The Daily Telegraph
Corbyn accused of trying to sabotage Brexit
Opposition leader has put near-impossible conditions on Labour support for the final deal in Parliament
JEREMY CORBYN has been accused of trying to “sabotage” Brexit talks that begin this week by setting Theresa May a near-impossible target if she wants Labour’s support for the final deal.
The Leader of the Opposition said Labour MPs would only support the deal if it guaranteed “unfettered access” to the European market – something that has already been ruled out by the European Union.
By raising the prospect of a Parliamentary rebellion against the deal Mrs May secures, the Labour leader has given EU members a stick with which to beat the Prime Minister as she tries to get the best deal for Britain.
On Wednesday Mrs May will open the way for two years of negotiations when she invokes Article 50, the formal process of withdrawing from the EU. She will set out her key demands in a letter to the European Council. Setting out his own demands, Mr Corbyn told ITV’s Peston on Sunday: “We’re very clear that there has to be unfettered access to the European market, otherwise the threat to jobs in this country is absolutely huge.
“Most of our manufacturing industries have a European sale and European supply chain in them. And if we don’t maintain this unfettered access to the European market then quite clearly those industries are very much at risk.”
When it was pointed out to him that European leaders had ruled out access to the single market, he was asked if he was “basically committing Labour voting against Brexit”.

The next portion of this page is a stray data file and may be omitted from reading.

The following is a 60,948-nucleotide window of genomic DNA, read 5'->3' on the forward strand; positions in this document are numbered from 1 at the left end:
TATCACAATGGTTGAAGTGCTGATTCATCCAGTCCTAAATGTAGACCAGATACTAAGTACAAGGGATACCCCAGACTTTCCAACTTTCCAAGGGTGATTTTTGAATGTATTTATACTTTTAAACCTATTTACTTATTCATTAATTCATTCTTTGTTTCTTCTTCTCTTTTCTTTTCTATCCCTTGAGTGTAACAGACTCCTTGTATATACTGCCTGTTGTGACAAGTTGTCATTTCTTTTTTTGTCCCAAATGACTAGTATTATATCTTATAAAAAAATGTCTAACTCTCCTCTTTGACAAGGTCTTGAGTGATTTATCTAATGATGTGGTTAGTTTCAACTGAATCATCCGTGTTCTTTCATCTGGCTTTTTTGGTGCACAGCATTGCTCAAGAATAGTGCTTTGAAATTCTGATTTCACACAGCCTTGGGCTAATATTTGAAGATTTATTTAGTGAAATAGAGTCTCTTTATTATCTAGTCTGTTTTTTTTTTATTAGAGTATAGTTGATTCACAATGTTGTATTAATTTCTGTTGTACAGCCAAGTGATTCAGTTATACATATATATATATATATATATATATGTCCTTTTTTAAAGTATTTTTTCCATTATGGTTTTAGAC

Mr Corbyn replied: “No we’re not... we’re not at the position of knowing what the deal is yet.”
If Labour voted against the Brexit deal and persuaded enough Tory re- to bels to join them, it is possible that Mrs May could be defeated in Parliament when she presents the deal in two years’ time, meaning Britain would crash out of the EU with no deal at all.
Tory MP Philip Davies said: “He may be trying sabotage but it would be futile sabotage as we are either leaving with a deal or leaving without a deal. If he wants to leave without a deal then clearly he would be voting for the hardest possible Brexit. Is that what he is advocating?”
Mr Corbyn’s comments echoed the stance of shadow Brexit minister Sir Keir Starmer, who told the BBC’s An- drew Marr that Labour expected the Government to negotiate the “exact same benefits as the single market and the customs union”.
He said he was simply quoting an undertaking given by David Davis, the Brexit Secretary, to Parliament.
Iain Duncan Smith, the former Conservative leader, said Mr Corbyn’s demands were “absurd” and would be ignored. He said: “What they are trying to do is sound like they have a view. They are being heavily criticised by their own party for having no line, and he is trying to give them something to hang onto.”